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How to Dry Citrus for Potpourri

How to Dry Citrus for Potpourri

How to Dry Citrus for Potpourri. Members of the citrus family, such as grapefruit, lemon and lime, are particularly easy to air-dry and add as an ingredient to potpourri. Follow these simple steps to preserve your favorite citrus fruits and bring nature's beauty and zest to your room.

Members of the citrus family, such as grapefruit, lemon and lime, are particularly easy to air-dry and add as an ingredient to potpourri. Follow these simple steps to preserve your favorite citrus fruits and bring nature's beauty and zest to your room.
Things You'll Need
Citrus fruits
Small, sharp knife
Choose the fruits you would like to dry. Small citrus fruits, such as key limes and kumquats, can be dried whole. While larger fruits, such as grapefruits, oranges and lemons, hold their color and fragrance when dried in slices or strips of peel.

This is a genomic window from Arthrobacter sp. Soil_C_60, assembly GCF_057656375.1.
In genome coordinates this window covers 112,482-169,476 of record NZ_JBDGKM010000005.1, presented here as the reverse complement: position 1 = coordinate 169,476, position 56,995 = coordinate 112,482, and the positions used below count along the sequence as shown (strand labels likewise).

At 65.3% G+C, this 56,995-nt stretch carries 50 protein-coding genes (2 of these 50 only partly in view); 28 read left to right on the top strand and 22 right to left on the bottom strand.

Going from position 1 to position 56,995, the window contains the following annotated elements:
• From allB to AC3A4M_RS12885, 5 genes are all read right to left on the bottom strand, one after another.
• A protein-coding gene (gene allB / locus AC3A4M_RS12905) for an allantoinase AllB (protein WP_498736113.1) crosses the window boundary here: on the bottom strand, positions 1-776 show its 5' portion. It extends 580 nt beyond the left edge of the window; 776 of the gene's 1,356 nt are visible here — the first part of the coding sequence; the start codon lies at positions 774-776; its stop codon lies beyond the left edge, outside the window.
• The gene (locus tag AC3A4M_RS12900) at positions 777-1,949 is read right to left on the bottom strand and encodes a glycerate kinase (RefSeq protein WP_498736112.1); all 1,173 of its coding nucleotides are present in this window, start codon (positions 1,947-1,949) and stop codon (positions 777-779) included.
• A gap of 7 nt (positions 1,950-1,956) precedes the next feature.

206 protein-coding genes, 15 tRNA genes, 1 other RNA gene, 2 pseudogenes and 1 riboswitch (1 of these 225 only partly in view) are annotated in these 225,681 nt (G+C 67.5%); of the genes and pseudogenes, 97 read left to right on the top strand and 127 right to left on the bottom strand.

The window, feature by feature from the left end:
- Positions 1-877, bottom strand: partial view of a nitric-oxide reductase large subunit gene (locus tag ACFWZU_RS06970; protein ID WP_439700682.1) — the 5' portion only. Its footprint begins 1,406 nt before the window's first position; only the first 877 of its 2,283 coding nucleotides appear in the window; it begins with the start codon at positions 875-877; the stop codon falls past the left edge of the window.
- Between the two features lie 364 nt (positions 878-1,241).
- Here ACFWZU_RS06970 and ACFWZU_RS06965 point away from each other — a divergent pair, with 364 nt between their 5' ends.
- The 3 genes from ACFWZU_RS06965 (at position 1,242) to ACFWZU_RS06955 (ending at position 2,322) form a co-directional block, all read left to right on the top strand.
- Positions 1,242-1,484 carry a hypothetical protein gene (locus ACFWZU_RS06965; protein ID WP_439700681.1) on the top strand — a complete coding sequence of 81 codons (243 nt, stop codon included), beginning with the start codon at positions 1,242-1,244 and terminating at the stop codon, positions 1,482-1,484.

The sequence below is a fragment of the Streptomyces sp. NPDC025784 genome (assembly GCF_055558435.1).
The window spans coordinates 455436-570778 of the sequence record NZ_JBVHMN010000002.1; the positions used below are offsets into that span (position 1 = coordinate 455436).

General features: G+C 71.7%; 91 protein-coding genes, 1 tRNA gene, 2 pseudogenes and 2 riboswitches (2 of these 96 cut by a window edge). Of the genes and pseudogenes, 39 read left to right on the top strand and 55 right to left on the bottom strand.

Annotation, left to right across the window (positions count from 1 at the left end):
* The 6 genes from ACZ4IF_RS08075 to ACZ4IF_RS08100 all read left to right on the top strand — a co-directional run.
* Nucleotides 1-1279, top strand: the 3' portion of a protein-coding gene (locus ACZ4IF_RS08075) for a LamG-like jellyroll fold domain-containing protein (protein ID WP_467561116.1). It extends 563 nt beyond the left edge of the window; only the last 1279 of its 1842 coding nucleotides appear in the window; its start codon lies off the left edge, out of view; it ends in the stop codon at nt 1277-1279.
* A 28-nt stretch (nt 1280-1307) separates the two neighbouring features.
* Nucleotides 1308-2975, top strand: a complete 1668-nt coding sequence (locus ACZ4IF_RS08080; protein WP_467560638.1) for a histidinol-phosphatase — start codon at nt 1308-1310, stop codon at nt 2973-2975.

If you have chosen one of the larger citrus fruits to dry as strips of peel, remove the remaining membrane away from the fruit's skin after squeezing the juice or eating the fruit.
Using a small knife, carefully cut away the inner white part of the fruit's skin called the pith. Take your time with this step and leave the pieces of the fruit's outer skin intact.
Slice the skin into thin slivers and place them on a flat surface, such as a baking sheet or tray, in a single layer. If you use a lot of citrus fruits in your household, it won't take long to build up a good supply of dried peel.
Place the strips of peel in a warm, dry spot with a temperature range of 65? to 100? F. Allow the strips to air-dry for 2 to 3 days until crisp. Add the dried citrus to potpourri and other fragrant home crafts.
Tips & Warnings
The peel of one orange makes about a ? ounce of slivered dried peel.

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